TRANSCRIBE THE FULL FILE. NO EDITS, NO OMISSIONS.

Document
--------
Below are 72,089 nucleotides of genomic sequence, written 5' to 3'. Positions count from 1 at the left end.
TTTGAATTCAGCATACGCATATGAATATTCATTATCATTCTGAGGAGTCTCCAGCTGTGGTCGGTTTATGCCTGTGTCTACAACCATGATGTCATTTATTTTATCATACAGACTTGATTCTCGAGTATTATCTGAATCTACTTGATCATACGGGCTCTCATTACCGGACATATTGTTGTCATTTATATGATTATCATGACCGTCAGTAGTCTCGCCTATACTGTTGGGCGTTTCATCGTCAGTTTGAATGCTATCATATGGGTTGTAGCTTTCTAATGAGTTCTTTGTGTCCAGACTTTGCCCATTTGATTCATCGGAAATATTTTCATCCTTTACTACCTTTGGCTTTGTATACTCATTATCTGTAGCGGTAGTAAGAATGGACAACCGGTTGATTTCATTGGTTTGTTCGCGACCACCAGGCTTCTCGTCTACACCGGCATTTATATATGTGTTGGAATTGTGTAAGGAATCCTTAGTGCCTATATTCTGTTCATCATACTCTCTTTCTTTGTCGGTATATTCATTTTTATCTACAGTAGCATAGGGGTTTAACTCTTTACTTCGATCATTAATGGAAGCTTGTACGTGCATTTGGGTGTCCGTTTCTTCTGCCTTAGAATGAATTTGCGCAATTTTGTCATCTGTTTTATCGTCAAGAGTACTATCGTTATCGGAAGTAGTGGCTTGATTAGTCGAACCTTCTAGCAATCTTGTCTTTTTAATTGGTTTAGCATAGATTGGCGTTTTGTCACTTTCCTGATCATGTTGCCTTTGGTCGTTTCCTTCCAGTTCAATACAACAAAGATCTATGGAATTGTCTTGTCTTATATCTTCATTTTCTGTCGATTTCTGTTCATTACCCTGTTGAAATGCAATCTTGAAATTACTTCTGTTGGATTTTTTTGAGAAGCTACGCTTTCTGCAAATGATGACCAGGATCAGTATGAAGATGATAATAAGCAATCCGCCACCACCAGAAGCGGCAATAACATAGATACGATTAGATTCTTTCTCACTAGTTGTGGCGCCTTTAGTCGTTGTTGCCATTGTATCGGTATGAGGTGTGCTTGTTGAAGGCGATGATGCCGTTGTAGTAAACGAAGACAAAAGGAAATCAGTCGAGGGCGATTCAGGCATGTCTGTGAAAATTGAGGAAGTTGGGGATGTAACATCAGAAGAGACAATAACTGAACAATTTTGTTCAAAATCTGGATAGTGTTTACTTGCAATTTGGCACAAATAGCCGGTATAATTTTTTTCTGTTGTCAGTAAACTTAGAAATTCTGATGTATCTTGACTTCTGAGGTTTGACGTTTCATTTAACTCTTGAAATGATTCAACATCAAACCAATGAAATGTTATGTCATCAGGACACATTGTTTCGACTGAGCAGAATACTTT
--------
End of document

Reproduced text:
Below are 72,089 nucleotides of genomic sequence, written 5' to 3'. Positions count from 1 at the left end.
TTTGAATTCAGCATACGCATATGAATATTCATTATCATTCTGAGGAGTCTCCAGCTGTGGTCGGTTTATGCCTGTGTCTACAACCATGATGTCATTTATTTTATCATACAGACTTGATTCTCGAGTATTATCTGAATCTACTTGATCATACGGGCTCTCATTACCGGACATATTGTTGTCATTTATATGATTATCATGACCGTCAGTAGTCTCGCCTATACTGTTGGGCGTTTCATCGTCAGTTTGAATGCTATCATATGGGTTGTAGCTTTCTAATGAGTTCTTTGTGTCCAGACTTTGCCCATTTGATTCATCGGAAATATTTTCATCCTTTACTACCTTTGGCTTTGTATACTCATTATCTGTAGCGGTAGTAAGAATGGACAACCGGTTGATTTCATTGGTTTGTTCGCGACCACCAGGCTTCTCGTCTACACCGGCATTTATATATGTGTTGGAATTGTGTAAGGAATCCTTAGTGCCTATATTCTGTTCATCATACTCTCTTTCTTTGTCGGTATATTCATTTTTATCTACAGTAGCATAGGGGTTTAACTCTTTACTTCGATCATTAATGGAAGCTTGTACGTGCATTTGGGTGTCCGTTTCTTCTGCCTTAGAATGAATTTGCGCAATTTTGTCATCTGTTTTATCGTCAAGAGTACTATCGTTATCGGAAGTAGTGGCTTGATTAGTCGAACCTTCTAGCAATCTTGTCTTTTTAATTGGTTTAGCATAGATTGGCGTTTTGTCACTTTCCTGATCATGTTGCCTTTGGTCGTTTCCTTCCAGTTCAATACAACAAAGATCTATGGAATTGTCTTGTCTTATATCTTCATTTTCTGTCGATTTCTGTTCATTACCCTGTTGAAATGCAATCTTGAAATTACTTCTGTTGGATTTTTTTGAGAAGCTACGCTTTCTGCAAATGATGACCAGGATCAGTATGAAGATGATAATAAGCAATCCGCCACCACCAGAAGCGGCAATAACATAGATACGATTAGATTCTTTCTCACTAGTTGTGGCGCCTTTAGTCGTTGTTGCCATTGTATCGGTATGAGGTGTGCTTGTTGAAGGCGATGATGCCGTTGTAGTAAACGAAGACAAAAGGAAATCAGTCGAGGGCGATTCAGGCATGTCTGTGAAAATTGAGGAAGTTGGGGATGTAACATCAGAAGAGACAATAACTGAACAATTTTGTTCAAAATCTGGATAGTGTTTACTTGCAATTTGGCACAAATAGCCGGTATAATTTTTTTCTGTTGTCAGTAAACTTAGAAATTCTGATGTATCTTGACTTCTGAGGTTTGACGTTTCATTTAACTCTTGAAATGATTCAACATCAAACCAATGAAATGTTATGTCATCAGGACACATTGTTTCGACTGAGCAGAATACTTT